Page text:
Dear Mr. Brody
Thursday, April 28 (Discovery+)
In 1970, 21-year-old margarine scion Michael James Brody Jr. announced that he planned to give his $25 million fortune away to anyone who needed it, in the name of world peace. Unsurprisingly, news of the "hippie millionaire" and his doe-eyed bride quickly went whatever the analog version of viral was; everyone from Ed Sullivan to Walter Cronkite turned their cameras on, and thousands of letters from across the globe poured into Brody's suburban Scarsdale, N.Y. home.
The reality of strings-free philanthropy, of course, proved a lot more complicated, as filmmaker Keith Matlind documents in his colorfully offbeat documentary — a ramshackle snapshot that toggles between the inherent grooviness of its Aquarius-Age setting and the current state of the lost, broken, and merely curious who hung their hopes and dreams on Brody's promises. The heir himself turned out to be a naïve and troubled young man, though Matlind leaves his particular fate a mystery until the final moments of the film. What's in between is unevenly executed but still compelling: a far-out cautionary tale of money, media, and gonzo idealism gone wrong. Grade: B —Leah Greenblatt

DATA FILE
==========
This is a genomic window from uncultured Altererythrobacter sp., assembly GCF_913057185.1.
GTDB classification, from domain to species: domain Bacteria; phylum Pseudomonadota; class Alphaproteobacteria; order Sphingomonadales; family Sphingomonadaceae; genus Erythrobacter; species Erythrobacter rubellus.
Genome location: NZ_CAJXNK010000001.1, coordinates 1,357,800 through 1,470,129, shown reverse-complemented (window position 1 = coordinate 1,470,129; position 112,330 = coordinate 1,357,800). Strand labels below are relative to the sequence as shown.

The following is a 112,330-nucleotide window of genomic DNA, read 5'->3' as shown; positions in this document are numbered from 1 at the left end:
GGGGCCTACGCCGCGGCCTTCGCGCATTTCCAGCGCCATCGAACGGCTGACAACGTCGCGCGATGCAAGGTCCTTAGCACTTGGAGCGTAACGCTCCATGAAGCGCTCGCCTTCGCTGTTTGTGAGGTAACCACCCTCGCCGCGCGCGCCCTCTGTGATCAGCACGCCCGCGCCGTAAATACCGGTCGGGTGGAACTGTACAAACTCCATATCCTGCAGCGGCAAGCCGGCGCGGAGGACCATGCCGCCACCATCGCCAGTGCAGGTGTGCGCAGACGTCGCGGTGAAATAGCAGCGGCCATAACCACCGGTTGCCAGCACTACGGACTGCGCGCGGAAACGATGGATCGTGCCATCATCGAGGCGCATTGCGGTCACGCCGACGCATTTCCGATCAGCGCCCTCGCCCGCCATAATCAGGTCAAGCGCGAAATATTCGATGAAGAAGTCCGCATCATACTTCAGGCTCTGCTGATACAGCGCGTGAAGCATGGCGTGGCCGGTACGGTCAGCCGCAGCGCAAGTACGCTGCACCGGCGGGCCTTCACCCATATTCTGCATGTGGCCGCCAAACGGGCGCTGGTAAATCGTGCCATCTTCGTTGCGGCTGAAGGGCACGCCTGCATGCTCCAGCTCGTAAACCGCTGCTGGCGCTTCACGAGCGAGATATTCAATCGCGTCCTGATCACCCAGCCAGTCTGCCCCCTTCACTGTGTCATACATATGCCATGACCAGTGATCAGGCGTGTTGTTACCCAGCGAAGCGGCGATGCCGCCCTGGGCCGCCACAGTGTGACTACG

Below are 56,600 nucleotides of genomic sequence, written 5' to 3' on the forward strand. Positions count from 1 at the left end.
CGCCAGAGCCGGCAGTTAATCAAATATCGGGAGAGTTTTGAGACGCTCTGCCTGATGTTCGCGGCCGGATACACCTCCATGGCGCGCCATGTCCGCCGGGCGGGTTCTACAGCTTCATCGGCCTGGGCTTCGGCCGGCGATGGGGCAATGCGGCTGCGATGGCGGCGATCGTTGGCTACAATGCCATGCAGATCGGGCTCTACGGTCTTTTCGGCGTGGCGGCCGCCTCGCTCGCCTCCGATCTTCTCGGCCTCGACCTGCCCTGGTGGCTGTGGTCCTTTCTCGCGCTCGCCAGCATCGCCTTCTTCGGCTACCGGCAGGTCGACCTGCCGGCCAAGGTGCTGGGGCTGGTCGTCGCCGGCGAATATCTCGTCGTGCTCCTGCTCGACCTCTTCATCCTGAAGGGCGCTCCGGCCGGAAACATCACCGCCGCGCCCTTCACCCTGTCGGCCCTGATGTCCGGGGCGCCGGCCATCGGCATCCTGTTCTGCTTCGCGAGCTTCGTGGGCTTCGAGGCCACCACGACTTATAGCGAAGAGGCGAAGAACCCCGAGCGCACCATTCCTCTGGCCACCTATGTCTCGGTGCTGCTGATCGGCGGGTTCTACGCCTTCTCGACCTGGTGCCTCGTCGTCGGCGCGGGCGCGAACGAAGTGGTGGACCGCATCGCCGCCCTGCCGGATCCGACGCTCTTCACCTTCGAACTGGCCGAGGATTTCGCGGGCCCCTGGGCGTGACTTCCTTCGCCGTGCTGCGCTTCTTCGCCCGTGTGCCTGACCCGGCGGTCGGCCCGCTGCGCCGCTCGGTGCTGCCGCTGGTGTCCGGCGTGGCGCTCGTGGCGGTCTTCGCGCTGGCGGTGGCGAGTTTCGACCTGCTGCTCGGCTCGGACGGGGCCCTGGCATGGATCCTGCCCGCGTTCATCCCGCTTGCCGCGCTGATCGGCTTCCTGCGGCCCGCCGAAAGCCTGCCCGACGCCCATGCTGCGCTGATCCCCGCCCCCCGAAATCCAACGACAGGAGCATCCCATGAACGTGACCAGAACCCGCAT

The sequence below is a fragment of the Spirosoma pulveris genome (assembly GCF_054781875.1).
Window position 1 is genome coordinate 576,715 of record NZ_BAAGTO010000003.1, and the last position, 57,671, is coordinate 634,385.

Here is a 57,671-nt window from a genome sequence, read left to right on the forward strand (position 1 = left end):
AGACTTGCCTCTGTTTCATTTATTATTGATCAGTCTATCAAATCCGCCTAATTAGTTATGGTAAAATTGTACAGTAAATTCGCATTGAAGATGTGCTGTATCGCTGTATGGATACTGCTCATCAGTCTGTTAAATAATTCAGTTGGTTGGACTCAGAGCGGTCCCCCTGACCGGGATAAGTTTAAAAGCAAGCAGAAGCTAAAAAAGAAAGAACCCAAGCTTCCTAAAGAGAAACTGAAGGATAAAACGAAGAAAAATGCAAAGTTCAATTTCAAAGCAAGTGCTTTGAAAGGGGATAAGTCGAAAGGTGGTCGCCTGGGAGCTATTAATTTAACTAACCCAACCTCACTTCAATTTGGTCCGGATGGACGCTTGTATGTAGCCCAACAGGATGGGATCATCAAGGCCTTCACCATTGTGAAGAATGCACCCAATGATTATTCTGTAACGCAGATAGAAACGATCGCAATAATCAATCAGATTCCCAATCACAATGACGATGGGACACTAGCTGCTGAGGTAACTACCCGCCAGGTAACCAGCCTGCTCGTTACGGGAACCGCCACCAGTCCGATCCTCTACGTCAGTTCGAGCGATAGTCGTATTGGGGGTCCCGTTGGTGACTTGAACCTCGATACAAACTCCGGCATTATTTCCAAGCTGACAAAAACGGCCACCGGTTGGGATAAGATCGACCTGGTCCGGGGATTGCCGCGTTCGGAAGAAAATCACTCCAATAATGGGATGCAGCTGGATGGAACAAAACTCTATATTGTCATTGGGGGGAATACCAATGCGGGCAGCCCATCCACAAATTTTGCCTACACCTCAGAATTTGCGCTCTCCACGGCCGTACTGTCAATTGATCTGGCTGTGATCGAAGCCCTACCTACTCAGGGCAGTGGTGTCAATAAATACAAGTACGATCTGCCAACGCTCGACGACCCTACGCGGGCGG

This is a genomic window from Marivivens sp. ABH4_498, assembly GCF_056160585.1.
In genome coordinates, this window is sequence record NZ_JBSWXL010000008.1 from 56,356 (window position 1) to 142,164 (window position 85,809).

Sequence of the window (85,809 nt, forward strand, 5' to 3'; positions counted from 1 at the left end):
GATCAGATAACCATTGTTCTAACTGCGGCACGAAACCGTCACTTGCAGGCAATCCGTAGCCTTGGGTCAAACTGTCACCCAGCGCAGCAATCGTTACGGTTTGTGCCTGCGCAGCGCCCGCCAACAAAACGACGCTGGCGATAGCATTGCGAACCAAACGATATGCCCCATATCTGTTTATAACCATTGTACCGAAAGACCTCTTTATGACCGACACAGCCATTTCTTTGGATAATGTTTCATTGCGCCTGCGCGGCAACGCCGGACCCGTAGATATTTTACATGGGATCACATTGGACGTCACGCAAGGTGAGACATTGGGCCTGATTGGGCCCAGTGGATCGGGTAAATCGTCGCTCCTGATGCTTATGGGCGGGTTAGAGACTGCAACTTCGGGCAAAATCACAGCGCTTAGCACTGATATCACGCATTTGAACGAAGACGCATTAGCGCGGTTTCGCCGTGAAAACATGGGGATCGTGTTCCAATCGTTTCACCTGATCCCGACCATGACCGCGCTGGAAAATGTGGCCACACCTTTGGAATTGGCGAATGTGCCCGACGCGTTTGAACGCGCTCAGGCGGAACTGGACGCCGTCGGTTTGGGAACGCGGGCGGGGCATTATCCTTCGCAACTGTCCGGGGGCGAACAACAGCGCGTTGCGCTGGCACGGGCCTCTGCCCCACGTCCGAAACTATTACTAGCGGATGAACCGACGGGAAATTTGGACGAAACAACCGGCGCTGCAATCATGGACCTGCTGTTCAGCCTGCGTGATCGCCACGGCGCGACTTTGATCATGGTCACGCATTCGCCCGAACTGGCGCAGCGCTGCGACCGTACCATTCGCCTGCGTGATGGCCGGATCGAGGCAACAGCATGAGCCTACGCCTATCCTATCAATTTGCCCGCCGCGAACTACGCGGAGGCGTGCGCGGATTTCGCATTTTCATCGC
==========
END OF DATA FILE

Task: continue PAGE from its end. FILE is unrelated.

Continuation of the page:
I Love That For You
Friday, April 29 (Showtime Anytime); Sunday, May 1 (Showtime)
A childhood cancer survivor who seeks to shed the perennial-patient baggage she's carried with her into adulthood. A home shopping superfan who lands a dream job alongside her favorite TV host. Either idea has the potential to become a satisfying TV show — but by attempting to execute both concepts at once, Showtime's I Love That For You fails to do either of them well.